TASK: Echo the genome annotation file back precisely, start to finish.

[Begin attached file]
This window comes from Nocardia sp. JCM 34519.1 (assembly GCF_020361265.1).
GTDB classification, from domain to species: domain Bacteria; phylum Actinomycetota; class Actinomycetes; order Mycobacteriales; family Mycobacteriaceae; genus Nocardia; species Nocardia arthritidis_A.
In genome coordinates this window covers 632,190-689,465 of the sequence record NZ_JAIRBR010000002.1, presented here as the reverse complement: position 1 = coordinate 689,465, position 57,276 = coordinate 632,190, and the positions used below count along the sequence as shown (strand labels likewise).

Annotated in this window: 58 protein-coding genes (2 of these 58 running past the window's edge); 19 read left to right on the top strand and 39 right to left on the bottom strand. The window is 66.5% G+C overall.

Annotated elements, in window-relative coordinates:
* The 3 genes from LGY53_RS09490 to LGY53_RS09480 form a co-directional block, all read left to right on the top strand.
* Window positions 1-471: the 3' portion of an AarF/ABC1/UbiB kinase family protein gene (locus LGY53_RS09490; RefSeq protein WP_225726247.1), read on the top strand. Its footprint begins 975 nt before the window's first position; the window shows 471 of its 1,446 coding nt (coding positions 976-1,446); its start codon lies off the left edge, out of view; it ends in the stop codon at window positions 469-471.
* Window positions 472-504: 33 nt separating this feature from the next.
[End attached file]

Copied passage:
This window comes from Nocardia sp. JCM 34519.1 (assembly GCF_020361265.1).
GTDB classification, from domain to species: domain Bacteria; phylum Actinomycetota; class Actinomycetes; order Mycobacteriales; family Mycobacteriaceae; genus Nocardia; species Nocardia arthritidis_A.
In genome coordinates this window covers 632,190-689,465 of the sequence record NZ_JAIRBR010000002.1, presented here as the reverse complement: position 1 = coordinate 689,465, position 57,276 = coordinate 632,190, and the positions used below count along the sequence as shown (strand labels likewise).

Annotated in this window: 58 protein-coding genes (2 of these 58 running past the window's edge); 19 read left to right on the top strand and 39 right to left on the bottom strand. The window is 66.5% G+C overall.

Annotated elements, in window-relative coordinates:
* The 3 genes from LGY53_RS09490 to LGY53_RS09480 form a co-directional block, all read left to right on the top strand.
* Window positions 1-471: the 3' portion of an AarF/ABC1/UbiB kinase family protein gene (locus LGY53_RS09490; RefSeq protein WP_225726247.1), read on the top strand. Its footprint begins 975 nt before the window's first position; the window shows 471 of its 1,446 coding nt (coding positions 976-1,446); its start codon lies off the left edge, out of view; it ends in the stop codon at window positions 469-471.
* Window positions 472-504: 33 nt separating this feature from the next.